The prosperity of the world has been immeasurably enhanced by the growth in international economic relations — trading in goods and services, and the migration of labor, capital, and ideas across the planet. The principle of comparative advantage suggests that the wealth of nations is enhanced by each country specializing in those economic activities for which it has low opportunity costs. Yet all this economic activity must be financed, and the stability of the world financial system is critical to the continued growth in world trade. This is complicated by the fact that most nations have their own currency, and that the rules and regulations governing financial transactions vary widely between countries.

Seamstresses in Mexico sew clothes for the U.S. market. (© AP Images)
Seamstresses in Mexico sew clothes for the U.S. market. (© AP Images)

During the late 19th and early 20th centuries, there was little coordination of international finances. The world’s financial capital was London, and most major trading nations were on the gold standard, meaning financial obligations were settled in currencies redeemable in gold. If a nation used its currencies excessively to buy imports or invest overseas, it lost gold reserves, forcing it to restrict money supply and credit, usually causing deflation. This made the country’s exports more attractive and imports less desirable, thereby correcting the balance-of-payment imbalance problem. Many scholars believe the system worked reasonably well between 1871 and 1914.

World War I involved vastly larger international capital flows than ever before, as European nations such as Britain and Germany went deeply in debt, borrowing heavily from other nations, especially the United States. The Versailles Treaty (1919) provided for punitive reparation charges against Germany, which then engaged in hyperinflationary policies that severely damaged that nation economically. An attempt to restore the gold standard in the 1920s was short-lived: Britain left the full gold standard permanently in 1931, as did the United States two years later.

The Great Depression of the 1930s resulted partially from sharply declining international trade caused, in part, by high tariffs. Beginning in 1934, however, nations started to reduce ruinous trade barriers, led by the Reciprocal Trade Agreements Act in the United States. However, return to normalcy in international finance was shattered by the outbreak of World War II in 1939, the most costly war ever fought, which disrupted world trade and led to international cooperative arrangements to facilitate economic stability and growth.

New International Institutions

A large number of major developments between 1944 and 1960 profoundly altered the nature of the international financial system. Concerned about huge deficiencies of hard currencies to pay for goods, services, and the reconstruction of war-torn economies, Britain’s John Maynard Keynes and the United States’ Harry Dexter White successfully proposed a new international financial order at the Bretton Woods Conference in 1944. The International Monetary Fund (IMF) and the International Bank for Reconstruction and Development (World Bank) were created.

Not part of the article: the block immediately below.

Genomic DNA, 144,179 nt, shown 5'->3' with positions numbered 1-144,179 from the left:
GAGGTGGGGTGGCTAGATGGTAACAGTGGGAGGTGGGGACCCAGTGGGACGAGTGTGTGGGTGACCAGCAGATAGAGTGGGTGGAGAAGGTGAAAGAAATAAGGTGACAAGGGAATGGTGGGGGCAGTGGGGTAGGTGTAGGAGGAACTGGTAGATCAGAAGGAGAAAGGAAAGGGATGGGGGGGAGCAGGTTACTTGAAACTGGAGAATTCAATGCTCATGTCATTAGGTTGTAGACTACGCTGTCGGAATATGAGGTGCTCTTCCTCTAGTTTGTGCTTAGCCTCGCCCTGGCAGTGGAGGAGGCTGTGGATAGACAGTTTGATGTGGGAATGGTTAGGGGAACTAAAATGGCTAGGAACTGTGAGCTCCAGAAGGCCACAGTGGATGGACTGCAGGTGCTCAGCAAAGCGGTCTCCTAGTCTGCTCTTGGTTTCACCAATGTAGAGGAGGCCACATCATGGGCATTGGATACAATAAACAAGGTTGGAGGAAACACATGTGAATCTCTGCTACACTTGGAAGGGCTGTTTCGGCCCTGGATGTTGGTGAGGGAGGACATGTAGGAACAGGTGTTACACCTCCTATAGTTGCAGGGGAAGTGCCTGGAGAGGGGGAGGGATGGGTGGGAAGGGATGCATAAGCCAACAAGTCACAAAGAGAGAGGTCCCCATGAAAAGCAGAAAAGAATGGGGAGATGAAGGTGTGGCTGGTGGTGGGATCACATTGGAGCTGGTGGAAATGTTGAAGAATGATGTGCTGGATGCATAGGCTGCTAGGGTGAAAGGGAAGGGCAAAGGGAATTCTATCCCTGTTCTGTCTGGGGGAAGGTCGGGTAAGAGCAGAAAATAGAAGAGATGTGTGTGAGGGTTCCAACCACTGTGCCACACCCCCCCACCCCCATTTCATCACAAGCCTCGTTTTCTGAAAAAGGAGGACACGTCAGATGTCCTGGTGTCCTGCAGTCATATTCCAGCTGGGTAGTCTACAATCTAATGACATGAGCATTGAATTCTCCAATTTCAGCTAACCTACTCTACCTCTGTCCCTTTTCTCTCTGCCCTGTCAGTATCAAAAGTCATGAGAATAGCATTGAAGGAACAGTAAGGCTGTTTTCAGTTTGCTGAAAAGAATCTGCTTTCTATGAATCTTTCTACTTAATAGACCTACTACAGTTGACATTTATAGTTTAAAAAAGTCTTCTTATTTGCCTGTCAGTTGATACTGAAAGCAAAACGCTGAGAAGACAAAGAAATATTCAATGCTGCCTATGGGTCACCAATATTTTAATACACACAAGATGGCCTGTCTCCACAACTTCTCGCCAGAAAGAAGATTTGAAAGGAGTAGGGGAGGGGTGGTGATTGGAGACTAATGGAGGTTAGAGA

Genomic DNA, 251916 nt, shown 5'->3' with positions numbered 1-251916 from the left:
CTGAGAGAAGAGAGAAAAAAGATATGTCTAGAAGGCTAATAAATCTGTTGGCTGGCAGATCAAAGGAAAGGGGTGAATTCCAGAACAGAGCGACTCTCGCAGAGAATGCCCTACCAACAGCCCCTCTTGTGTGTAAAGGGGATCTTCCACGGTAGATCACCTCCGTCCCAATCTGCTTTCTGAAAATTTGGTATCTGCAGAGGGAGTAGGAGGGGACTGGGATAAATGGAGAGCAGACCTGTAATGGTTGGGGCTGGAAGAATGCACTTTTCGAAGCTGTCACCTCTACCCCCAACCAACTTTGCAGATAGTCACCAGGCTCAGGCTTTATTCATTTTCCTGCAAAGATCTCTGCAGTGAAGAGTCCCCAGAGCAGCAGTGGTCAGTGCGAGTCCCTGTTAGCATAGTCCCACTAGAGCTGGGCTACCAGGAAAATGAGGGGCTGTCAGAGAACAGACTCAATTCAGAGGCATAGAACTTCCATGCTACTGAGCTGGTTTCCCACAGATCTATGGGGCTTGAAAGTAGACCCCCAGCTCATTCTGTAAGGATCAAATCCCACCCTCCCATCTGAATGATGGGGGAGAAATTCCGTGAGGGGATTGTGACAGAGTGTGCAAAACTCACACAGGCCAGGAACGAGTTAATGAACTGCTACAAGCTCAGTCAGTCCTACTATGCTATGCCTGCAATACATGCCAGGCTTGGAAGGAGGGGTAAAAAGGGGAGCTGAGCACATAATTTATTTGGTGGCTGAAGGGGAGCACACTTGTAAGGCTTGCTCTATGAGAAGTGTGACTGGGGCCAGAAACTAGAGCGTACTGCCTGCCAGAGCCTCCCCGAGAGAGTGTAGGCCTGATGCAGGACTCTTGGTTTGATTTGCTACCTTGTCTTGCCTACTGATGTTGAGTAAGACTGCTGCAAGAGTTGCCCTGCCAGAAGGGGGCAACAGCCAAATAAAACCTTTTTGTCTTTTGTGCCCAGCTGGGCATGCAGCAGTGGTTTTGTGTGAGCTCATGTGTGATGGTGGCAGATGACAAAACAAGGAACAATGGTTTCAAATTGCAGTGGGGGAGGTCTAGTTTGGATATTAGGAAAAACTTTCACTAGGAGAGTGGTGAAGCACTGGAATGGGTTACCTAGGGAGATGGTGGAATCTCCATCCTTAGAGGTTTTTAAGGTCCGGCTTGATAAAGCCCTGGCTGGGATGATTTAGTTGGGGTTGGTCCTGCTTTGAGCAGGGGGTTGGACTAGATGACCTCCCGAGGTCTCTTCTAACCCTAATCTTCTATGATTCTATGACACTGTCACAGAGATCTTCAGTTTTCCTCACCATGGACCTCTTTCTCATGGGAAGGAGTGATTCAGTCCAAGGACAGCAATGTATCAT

The IMF would help nations with balance-of-payments problems and with difficulties maintaining reserves consistent with agreed upon fixed exchange rates defined in terms of gold. While the fixed-rate system broke down after 1971, the IMF continues with expanded responsibilities. For example, it has played a key role in averting or reducing national and regional financial crises, serving as a lender of last resort to nations in fiscal stress. The World Bank originally provided loans to war-torn countries to finance reconstruction, although by the 1950s the bank had moved to broader lending to finance new development projects. Although both the IMF and World Bank are headquartered in Washington, D.C. (given America’s prominence as a global financial power), these organizations are truly international in orientation and control.

The European Central Bank in Frankfurt, Germany. (© AP Images)
The European Central Bank in Frankfurt, Germany. (© AP Images)

The most important international organization, the United Nations, began in San Francisco in 1945. While not focusing primarily on economic and financial issues, those issues have been important to U.N. agencies such as UNCTAD (U.N. Conference on Trade and Development) and ECOSOC (U.N. Economic and Social Council). The principle of international assistance to meet financial strains received a prominent boost with the Economic Recovery Program (Marshall Plan) of the United States (1948-1952), which provided aid to many European nations. The Marshall Plan promoted international cooperation among the recipients of its more than $12 billion in economic assistance in the form of loans. The Cold War after 1945 led to new forms of political and economic regional cooperation as a by-product of the creation of two military alliances, NATO (North Atlantic Treaty Organization) and the Warsaw Pact of nations allied with the Soviet Union.

More direct forms of financial cooperation began, leading to the creation of a system of international financial arrangements. In 1947, the General Agreement on Tariffs and Trade (GATT) began, which provided a framework for a series of negotiations (such as the Kennedy Round and the Uruguay Round) that over the next half century led to dramatic reductions in barriers to international trade, especially in goods and services.